On Wed, 2008-02-20 at 16:50 -0700, Chad Perrin wrote: > On Wed, Feb 20, 2008 at 10:44:37AM +1000, Da Rock wrote: > > On Tue, 2008-02-19 at 08:49 -0700, Chad Perrin wrote: > > > > > > The way you phrased it makes it sound like FreeBSD is simply unsuited to > > > use as a desktop system. Contrary to that impression, I'm sending this > > > from a Thinkpad laptop with FreeBSD on it, and it's by far the best > > > "desktop" OS I've ever had the pleasure to use. > > > > Me too. But you have to be more enabled to get a lot of the software the > > is wanted on a desktop system working. Case in point: Gnome is not > > automatically installed (or kde or any other wm). Web browsing can be > > tricky because you have to get wrappers for plugins and so on. For you > > and me- we don't mind because we know the result will be fantastic, but > > others who just want to get on with it it can be a pain. > > More enabled . . . ? > > You have to be "more enabled" to use *anything* that isn't preinstalled > by the hardware vendor. That basically means anything that isn't MS > Windows or MacOS X. After all, Linux, FreeBSD, Plan 9 . . . none of them > are "automatically installed" on any computer, with rare exceptions. > >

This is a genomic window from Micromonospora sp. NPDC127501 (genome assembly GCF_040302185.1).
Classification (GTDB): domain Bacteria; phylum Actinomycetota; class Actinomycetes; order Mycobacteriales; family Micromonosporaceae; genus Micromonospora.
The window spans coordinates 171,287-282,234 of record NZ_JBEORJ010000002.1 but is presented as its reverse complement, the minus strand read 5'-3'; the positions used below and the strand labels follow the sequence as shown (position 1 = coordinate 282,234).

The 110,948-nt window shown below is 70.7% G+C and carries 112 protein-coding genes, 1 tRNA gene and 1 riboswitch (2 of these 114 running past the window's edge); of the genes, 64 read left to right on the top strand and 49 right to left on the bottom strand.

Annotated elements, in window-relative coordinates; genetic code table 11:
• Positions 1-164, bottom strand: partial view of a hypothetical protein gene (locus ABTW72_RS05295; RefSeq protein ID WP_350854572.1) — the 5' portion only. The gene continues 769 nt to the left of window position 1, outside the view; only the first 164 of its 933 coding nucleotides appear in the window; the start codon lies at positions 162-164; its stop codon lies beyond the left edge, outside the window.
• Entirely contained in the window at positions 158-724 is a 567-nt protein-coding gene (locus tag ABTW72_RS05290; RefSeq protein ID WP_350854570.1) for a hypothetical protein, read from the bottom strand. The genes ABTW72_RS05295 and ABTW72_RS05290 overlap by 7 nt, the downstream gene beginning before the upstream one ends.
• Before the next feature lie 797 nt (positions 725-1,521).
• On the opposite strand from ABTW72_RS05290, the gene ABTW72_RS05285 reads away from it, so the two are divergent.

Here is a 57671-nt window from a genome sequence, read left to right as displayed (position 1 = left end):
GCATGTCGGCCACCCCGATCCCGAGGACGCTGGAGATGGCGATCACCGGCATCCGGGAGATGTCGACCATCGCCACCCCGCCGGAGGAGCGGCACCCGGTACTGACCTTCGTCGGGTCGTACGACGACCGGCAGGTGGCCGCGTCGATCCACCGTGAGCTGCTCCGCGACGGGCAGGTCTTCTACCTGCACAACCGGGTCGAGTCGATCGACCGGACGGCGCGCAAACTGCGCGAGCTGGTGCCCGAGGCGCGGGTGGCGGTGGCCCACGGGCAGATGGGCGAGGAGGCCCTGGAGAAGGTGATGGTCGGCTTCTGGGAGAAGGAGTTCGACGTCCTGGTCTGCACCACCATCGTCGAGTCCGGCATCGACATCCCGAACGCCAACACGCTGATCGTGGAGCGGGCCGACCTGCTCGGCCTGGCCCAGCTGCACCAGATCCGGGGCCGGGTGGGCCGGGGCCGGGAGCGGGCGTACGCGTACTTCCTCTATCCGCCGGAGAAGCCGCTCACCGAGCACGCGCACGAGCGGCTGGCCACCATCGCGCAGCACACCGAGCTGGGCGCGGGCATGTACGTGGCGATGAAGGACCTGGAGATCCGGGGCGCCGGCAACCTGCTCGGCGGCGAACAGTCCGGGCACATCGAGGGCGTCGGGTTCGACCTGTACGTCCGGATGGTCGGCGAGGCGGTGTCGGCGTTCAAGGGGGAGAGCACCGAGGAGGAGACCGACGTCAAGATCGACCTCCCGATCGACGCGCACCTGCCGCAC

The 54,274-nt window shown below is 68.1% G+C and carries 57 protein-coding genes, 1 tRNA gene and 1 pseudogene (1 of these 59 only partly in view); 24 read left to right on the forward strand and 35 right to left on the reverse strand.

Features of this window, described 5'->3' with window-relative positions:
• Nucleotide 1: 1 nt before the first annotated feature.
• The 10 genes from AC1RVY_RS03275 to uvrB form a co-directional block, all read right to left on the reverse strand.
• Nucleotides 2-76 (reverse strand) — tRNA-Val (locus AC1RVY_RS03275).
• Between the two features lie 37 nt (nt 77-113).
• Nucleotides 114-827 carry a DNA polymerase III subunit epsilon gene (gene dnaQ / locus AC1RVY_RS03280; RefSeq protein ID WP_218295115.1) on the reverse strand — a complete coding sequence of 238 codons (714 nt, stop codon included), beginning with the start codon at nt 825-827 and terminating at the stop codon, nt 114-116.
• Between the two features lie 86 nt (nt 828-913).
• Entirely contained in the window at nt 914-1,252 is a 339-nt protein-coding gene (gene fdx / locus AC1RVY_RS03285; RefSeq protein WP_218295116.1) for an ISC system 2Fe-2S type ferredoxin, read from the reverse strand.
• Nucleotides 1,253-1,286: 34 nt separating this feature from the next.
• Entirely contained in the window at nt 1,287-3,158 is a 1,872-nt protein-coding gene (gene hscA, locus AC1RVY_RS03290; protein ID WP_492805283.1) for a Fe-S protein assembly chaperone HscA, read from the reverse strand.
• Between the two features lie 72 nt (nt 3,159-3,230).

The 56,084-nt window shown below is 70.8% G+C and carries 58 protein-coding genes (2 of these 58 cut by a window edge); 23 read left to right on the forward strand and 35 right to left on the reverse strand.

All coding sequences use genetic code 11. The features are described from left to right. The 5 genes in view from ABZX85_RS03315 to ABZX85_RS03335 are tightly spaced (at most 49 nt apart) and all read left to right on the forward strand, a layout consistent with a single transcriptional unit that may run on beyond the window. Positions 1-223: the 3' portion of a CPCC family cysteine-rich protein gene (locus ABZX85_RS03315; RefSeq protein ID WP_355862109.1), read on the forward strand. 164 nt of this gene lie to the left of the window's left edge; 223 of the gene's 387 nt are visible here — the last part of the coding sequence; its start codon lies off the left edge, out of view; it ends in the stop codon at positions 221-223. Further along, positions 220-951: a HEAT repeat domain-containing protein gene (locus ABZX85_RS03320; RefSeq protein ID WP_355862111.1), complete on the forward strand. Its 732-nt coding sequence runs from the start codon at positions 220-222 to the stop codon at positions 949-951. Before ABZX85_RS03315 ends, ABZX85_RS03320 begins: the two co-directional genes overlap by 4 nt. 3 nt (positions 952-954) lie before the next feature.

Considering the original question of the OP wouldn't you agree that this might be their background? > > > > Therefore, I'd say a desktop version of FreeBSD would be better > > described as a workstation. Considering we're comparing to Ubuntu, I'd > > say thats a fair statement. > > I'm not sure what you're trying to say here. > _______________________________________________ email@example.com mailing list http://lists.freebsd.org/mailman/listinfo/freebsd-questions To unsubscribe, send any mail to "[EMAIL PROTECTED]"